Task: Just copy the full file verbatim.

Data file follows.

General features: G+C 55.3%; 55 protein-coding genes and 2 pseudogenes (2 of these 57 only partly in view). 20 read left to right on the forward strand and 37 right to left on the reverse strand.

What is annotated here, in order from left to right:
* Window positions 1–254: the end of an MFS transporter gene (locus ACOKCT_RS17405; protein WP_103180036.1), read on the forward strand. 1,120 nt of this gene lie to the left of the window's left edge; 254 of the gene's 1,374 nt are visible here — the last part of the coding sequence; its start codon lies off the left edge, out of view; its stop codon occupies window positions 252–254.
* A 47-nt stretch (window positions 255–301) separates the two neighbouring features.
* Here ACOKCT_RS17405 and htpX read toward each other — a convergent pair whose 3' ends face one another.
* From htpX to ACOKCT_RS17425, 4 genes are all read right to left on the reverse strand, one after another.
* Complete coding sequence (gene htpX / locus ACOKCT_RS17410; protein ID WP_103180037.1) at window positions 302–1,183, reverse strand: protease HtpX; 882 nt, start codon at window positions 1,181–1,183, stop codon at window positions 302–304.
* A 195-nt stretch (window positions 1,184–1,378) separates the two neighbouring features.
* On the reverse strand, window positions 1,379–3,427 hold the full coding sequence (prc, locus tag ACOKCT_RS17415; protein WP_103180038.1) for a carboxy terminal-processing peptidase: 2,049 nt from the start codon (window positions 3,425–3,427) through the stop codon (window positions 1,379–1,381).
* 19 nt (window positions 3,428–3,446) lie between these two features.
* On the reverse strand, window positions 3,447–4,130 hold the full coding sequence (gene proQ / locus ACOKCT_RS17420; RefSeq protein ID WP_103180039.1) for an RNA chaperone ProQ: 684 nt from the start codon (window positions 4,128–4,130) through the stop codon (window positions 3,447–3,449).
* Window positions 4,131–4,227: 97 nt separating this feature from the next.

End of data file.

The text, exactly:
General features: G+C 55.3%; 55 protein-coding genes and 2 pseudogenes (2 of these 57 only partly in view). 20 read left to right on the forward strand and 37 right to left on the reverse strand.

What is annotated here, in order from left to right:
* Window positions 1–254: the end of an MFS transporter gene (locus ACOKCT_RS17405; protein WP_103180036.1), read on the forward strand. 1,120 nt of this gene lie to the left of the window's left edge; 254 of the gene's 1,374 nt are visible here — the last part of the coding sequence; its start codon lies off the left edge, out of view; its stop codon occupies window positions 252–254.
* A 47-nt stretch (window positions 255–301) separates the two neighbouring features.
* Here ACOKCT_RS17405 and htpX read toward each other — a convergent pair whose 3' ends face one another.
* From htpX to ACOKCT_RS17425, 4 genes are all read right to left on the reverse strand, one after another.
* Complete coding sequence (gene htpX / locus ACOKCT_RS17410; protein ID WP_103180037.1) at window positions 302–1,183, reverse strand: protease HtpX; 882 nt, start codon at window positions 1,181–1,183, stop codon at window positions 302–304.
* A 195-nt stretch (window positions 1,184–1,378) separates the two neighbouring features.
* On the reverse strand, window positions 1,379–3,427 hold the full coding sequence (prc, locus tag ACOKCT_RS17415; protein WP_103180038.1) for a carboxy terminal-processing peptidase: 2,049 nt from the start codon (window positions 3,425–3,427) through the stop codon (window positions 1,379–1,381).
* 19 nt (window positions 3,428–3,446) lie between these two features.
* On the reverse strand, window positions 3,447–4,130 hold the full coding sequence (gene proQ / locus ACOKCT_RS17420; RefSeq protein ID WP_103180039.1) for an RNA chaperone ProQ: 684 nt from the start codon (window positions 4,128–4,130) through the stop codon (window positions 3,447–3,449).
* Window positions 4,131–4,227: 97 nt separating this feature from the next.